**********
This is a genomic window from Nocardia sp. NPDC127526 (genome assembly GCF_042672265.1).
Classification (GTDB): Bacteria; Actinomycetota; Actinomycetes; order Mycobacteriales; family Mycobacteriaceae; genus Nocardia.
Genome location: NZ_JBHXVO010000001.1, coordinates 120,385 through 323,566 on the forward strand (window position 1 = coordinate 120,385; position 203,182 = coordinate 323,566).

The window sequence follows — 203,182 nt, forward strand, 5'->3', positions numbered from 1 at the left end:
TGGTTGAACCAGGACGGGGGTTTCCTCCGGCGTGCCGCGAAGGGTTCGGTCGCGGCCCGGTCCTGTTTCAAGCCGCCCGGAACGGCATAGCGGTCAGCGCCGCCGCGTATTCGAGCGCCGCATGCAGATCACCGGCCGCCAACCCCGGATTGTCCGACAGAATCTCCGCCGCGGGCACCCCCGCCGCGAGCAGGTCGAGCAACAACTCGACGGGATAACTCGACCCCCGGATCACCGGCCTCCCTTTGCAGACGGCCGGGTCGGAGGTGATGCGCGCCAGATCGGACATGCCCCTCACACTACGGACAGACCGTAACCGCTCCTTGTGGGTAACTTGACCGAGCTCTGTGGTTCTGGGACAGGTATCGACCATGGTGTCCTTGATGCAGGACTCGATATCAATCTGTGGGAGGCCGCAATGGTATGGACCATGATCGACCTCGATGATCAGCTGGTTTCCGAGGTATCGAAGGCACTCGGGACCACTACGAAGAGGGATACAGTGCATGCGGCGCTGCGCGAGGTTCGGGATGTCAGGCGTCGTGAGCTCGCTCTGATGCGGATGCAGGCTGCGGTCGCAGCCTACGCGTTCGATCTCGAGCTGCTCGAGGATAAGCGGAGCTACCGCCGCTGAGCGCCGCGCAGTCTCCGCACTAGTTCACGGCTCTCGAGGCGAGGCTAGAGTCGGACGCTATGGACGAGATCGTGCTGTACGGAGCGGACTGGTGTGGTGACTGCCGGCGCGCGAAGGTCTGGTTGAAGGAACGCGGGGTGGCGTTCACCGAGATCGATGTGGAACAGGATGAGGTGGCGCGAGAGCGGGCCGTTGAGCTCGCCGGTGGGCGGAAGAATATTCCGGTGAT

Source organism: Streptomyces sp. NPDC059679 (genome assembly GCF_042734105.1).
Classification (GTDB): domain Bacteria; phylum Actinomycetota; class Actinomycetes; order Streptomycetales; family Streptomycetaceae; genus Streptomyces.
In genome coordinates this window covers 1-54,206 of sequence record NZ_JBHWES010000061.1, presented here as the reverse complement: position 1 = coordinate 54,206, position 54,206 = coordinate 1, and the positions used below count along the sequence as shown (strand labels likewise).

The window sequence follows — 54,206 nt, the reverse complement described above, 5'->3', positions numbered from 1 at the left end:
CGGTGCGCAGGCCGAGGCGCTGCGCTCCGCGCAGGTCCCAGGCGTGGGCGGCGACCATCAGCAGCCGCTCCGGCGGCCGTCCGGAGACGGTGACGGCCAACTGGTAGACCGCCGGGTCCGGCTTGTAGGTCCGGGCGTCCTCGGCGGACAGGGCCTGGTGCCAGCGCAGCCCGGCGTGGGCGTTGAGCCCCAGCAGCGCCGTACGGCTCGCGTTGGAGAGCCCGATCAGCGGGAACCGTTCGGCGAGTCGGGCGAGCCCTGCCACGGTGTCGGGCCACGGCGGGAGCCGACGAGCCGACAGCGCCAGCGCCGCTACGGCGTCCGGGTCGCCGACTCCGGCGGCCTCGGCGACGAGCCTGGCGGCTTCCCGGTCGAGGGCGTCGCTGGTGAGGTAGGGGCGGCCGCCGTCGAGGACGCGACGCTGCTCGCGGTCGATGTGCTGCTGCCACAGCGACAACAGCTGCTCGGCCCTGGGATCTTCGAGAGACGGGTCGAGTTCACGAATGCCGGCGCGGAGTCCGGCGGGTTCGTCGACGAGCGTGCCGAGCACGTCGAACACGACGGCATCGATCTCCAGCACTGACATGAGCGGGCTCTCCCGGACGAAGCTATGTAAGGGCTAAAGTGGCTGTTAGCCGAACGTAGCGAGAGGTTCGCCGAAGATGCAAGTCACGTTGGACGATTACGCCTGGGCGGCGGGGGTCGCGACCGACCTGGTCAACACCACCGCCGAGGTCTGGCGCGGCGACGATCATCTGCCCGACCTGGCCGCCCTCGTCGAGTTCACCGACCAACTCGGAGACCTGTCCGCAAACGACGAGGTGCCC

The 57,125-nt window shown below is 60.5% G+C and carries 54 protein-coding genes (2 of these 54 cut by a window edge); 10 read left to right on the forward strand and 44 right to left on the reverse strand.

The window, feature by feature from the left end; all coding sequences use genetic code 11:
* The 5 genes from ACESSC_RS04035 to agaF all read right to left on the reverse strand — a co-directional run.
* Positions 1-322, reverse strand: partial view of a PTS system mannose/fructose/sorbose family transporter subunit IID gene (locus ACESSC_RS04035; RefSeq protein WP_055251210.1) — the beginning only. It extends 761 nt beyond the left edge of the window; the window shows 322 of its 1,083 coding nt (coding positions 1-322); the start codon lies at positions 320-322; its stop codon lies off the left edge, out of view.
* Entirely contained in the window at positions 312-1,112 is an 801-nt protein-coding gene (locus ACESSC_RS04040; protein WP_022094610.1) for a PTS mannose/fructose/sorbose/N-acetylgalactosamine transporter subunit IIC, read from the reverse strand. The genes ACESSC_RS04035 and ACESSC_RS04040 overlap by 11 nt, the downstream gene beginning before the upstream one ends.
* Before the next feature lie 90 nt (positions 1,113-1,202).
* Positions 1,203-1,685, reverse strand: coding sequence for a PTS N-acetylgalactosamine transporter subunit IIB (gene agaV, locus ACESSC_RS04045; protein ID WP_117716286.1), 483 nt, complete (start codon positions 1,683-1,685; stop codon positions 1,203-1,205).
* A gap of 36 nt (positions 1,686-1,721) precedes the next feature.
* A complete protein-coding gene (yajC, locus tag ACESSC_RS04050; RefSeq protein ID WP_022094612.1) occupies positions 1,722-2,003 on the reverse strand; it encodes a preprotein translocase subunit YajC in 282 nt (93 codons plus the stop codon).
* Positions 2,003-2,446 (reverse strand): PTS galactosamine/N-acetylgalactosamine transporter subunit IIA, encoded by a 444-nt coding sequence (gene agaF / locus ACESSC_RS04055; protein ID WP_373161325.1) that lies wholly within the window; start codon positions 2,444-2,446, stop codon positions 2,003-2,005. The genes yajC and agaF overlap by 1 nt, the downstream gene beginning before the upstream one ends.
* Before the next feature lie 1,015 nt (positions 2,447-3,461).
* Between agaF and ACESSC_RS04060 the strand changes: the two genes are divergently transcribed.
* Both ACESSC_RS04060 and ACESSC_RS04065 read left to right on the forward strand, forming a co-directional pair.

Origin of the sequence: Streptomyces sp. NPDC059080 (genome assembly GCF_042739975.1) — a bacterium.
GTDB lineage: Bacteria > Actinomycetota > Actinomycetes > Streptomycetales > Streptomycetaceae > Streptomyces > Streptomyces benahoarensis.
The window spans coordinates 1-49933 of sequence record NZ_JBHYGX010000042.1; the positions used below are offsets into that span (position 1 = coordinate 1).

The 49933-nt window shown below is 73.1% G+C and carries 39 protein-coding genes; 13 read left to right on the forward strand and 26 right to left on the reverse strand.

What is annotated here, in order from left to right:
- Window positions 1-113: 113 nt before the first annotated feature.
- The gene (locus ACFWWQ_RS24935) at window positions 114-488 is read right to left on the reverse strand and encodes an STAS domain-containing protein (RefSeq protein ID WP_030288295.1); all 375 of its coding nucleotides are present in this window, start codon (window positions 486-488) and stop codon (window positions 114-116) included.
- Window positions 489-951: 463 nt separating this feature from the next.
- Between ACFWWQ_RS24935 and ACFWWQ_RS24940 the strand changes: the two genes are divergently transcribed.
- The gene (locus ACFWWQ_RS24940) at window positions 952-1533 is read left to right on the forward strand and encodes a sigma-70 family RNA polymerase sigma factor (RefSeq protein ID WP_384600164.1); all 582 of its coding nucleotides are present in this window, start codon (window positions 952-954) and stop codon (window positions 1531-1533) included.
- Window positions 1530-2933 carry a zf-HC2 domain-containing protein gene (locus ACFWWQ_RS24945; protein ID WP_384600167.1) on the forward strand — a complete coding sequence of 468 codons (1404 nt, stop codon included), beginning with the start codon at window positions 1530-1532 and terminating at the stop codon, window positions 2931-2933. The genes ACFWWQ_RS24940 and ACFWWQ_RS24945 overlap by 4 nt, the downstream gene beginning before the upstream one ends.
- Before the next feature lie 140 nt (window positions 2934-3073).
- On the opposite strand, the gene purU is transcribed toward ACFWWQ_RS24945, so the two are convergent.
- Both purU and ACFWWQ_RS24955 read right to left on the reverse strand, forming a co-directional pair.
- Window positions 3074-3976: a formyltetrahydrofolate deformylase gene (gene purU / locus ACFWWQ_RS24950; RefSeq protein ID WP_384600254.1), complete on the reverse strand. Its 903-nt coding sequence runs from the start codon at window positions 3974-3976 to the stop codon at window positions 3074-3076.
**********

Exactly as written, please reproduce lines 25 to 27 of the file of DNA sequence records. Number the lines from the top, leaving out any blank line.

GTDB lineage: Bacteria > Actinomycetota > Actinomycetes > Streptomycetales > Streptomycetaceae > Streptomyces > Streptomyces benahoarensis.
The window spans coordinates 1-49933 of sequence record NZ_JBHYGX010000042.1; the positions used below are offsets into that span (position 1 = coordinate 1).

The 49933-nt window shown below is 73.1% G+C and carries 39 protein-coding genes; 13 read left to right on the forward strand and 26 right to left on the reverse strand.